Organics: Agree NZ agriculture needs to target high-margin niches to compensate for distance from market. Organics seem logical given prices, stability and grow of demand, and existing national image (well founded or not). Again, not sure the government actually needs to do anything except enforce costs of externalities such that pricing signals re: fertilizer are accurate. Of course, this type of effect is always hard to build into price, but not impossible and totally worth it.

    Upskilling: Clearly there are public good benefits to a more skilled and productive workforce, but I disagree that government should be an upskilling *provider*. I’d first look at what government disincentives are in place to private sector training/apprenticeships and remove them, and then look at any incentives that can be provided at less than the cost of the increased public good… most likely in the form of tax breaks on the first two years of employment of a first time employee in selected industries (or similar). Should be something easy for the IRD to administer without the need for an additional bureaucracy.

  9. insider 9

    On a range of comments above

    Camryn – Isn’t a subsidy a price signal or are you saying that power is so cheap that most people don’t think it is worth the cost so power prices should rise artificially? Isn’t cheap power usually a good thing?

    Jum – no user charges for electric cars was Labour policy. It’s been rolled over. But I agree with you.

    keith – Solar hot water pay back in 5-10 years? Don’t make me laugh. This guy who has one and has logged its performance says it will be 50 years http://www.inthelight.co.nz/techo/solarheating.htm. Branz say 8 to 20 years but many of the systems won’t last that long.

  10. Draco T Bastard 10

    Energy efficiency.

    What you’re really saying here, even if you didn’t realise it, is that privatising the electricity generation and distribution failed miserably. We should have kept it, have it continue losing money and we would have all been better off.

    Sovereign Wealth Fund.

    Yep, bring ownership back into the community and we’ll be better off than we would ever be while having foreign ownership.

  11. bobo 11

    Just an idea would be to use some of our ever growing stockpiled NZ wool for housing insulation while the export market is flat ?

  12. randal 12

    before the election Bubba Hayes from the wairarapa was big on an international airport at masterton and putting a car tunnel through the rimutakas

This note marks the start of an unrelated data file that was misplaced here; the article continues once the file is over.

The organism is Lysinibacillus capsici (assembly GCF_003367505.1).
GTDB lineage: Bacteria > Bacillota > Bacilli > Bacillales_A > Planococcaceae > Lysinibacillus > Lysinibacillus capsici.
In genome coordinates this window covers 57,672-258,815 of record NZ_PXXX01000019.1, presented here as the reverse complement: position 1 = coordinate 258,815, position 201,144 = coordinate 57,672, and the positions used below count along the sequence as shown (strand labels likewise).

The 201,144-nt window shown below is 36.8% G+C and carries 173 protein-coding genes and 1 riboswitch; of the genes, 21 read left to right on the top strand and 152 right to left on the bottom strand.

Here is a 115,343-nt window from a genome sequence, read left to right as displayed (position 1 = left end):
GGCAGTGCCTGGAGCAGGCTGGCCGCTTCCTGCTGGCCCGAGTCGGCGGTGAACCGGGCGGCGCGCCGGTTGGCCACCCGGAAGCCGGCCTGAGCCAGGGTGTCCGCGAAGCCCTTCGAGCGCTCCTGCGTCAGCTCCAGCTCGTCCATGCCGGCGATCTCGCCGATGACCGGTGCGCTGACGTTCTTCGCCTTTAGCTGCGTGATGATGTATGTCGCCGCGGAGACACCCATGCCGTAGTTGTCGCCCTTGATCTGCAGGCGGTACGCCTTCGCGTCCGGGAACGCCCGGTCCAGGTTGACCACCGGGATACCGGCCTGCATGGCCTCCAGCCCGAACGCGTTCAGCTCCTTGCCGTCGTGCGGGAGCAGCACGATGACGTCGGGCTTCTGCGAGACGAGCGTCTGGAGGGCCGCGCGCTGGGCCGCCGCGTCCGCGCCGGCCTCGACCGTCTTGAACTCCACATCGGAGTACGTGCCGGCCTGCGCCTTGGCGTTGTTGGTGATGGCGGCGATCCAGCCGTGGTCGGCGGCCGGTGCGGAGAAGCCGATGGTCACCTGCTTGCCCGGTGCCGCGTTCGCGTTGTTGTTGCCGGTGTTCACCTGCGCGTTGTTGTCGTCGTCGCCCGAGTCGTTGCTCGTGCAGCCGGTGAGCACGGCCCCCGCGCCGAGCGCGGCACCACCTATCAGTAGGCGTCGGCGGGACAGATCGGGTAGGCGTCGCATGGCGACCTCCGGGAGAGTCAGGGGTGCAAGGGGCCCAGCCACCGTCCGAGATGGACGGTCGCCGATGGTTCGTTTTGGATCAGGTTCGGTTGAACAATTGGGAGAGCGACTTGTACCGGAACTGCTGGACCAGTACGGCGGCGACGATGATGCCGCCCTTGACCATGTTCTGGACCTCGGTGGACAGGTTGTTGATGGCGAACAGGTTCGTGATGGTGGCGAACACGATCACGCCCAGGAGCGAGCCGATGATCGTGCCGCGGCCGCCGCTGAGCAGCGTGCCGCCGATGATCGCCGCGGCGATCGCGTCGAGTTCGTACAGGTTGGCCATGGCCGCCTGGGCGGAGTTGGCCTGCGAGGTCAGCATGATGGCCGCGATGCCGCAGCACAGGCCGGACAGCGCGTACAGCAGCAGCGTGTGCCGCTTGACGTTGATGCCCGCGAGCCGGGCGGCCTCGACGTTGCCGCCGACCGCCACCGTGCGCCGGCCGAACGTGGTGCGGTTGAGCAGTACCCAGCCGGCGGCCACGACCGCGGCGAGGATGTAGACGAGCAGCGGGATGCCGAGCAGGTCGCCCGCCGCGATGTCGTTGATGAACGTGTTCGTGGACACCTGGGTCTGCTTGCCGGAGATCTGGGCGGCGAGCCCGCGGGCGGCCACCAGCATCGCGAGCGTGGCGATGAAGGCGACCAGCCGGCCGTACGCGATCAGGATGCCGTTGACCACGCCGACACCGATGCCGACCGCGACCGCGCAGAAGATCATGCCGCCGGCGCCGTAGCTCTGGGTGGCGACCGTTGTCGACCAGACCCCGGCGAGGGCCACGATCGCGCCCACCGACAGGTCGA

why isn’t he pushing these projects now when his party is in power?

  13. insider 13

    Draco

    The majority of eLectricity generation is state owned, transmission is completely state owned and most of the distribution was never state owned and remains in the hands of the community. So much for having been privatised.

    bobo

    there is wool insulation. I wonder if it degrades more than glass fibre though.

  14. IrishBill 14

    insider, there is enough private investment in the electricity sector to ensure it cannot be re-regulated or returned to an (extremely efficient and reliable) ECNZ model without spending billions of dollars. Contact energy’s last reported equity alone was $3bn (I suspect it will be less now but a hell of a lot more if it were to be bought back).

    Effectively the deregulation and partial privatisation of the electricity market forces state and community owned players to act as if they were privatised.

    Until a government works up the balls to either procure Contact and the privately owned distributors or alternatively regulates them into a strict ECNZ cooperative model (which would have business and shareholder groups screaming about forced nationalisation and communism no doubt) Bradford’s fiasco will endure.

  15. Irascible 15

    Don’t forget the auction of Key’s cast as a contibution to the great dribble salvation plan… headline stuff possible here … Ex money speculator NZ PM auctions plaster cast of his broken arm as cash injection for NZ’s foreign aid contribution as Govt considers response to international finance crisis.

  16. bobo 16

    Insider – I saw wool being used on an episode of Grand designs on tv, it is supposed to be the best insulation there is, I wouldn’t think it degrades ,so long as it doesn’t get wet , (leaky homes..) better for environment unlike fiber glass and foam. Just seems a waste to import or use other products when we have an oversupply of it sitting unsold in warehouses.. New innovative ways of using domestically produced products would help the exporters out in recession times.

  17. Camryn 17

    Insider – A subsidy a not price signal. It’s a price hiding device. I am saying that power is so cheap that most people don’t think it is worth the cost to be more efficient, but I’m not saying power prices should rise artificially… I’m saying they should rise realistically. If the real cost is apparent then whatever efficiency is worthwhile will happen (especially if government then directly assists the poor). If it doesn’t happen, it isn’t worthwhile. Cheap power is indeed usually a good thing, but not if it is artificially so and causes overuse or misuse… are some customers subsidising others due to insufficiently precise pricing mechanisms? Have all externality costs of production been included?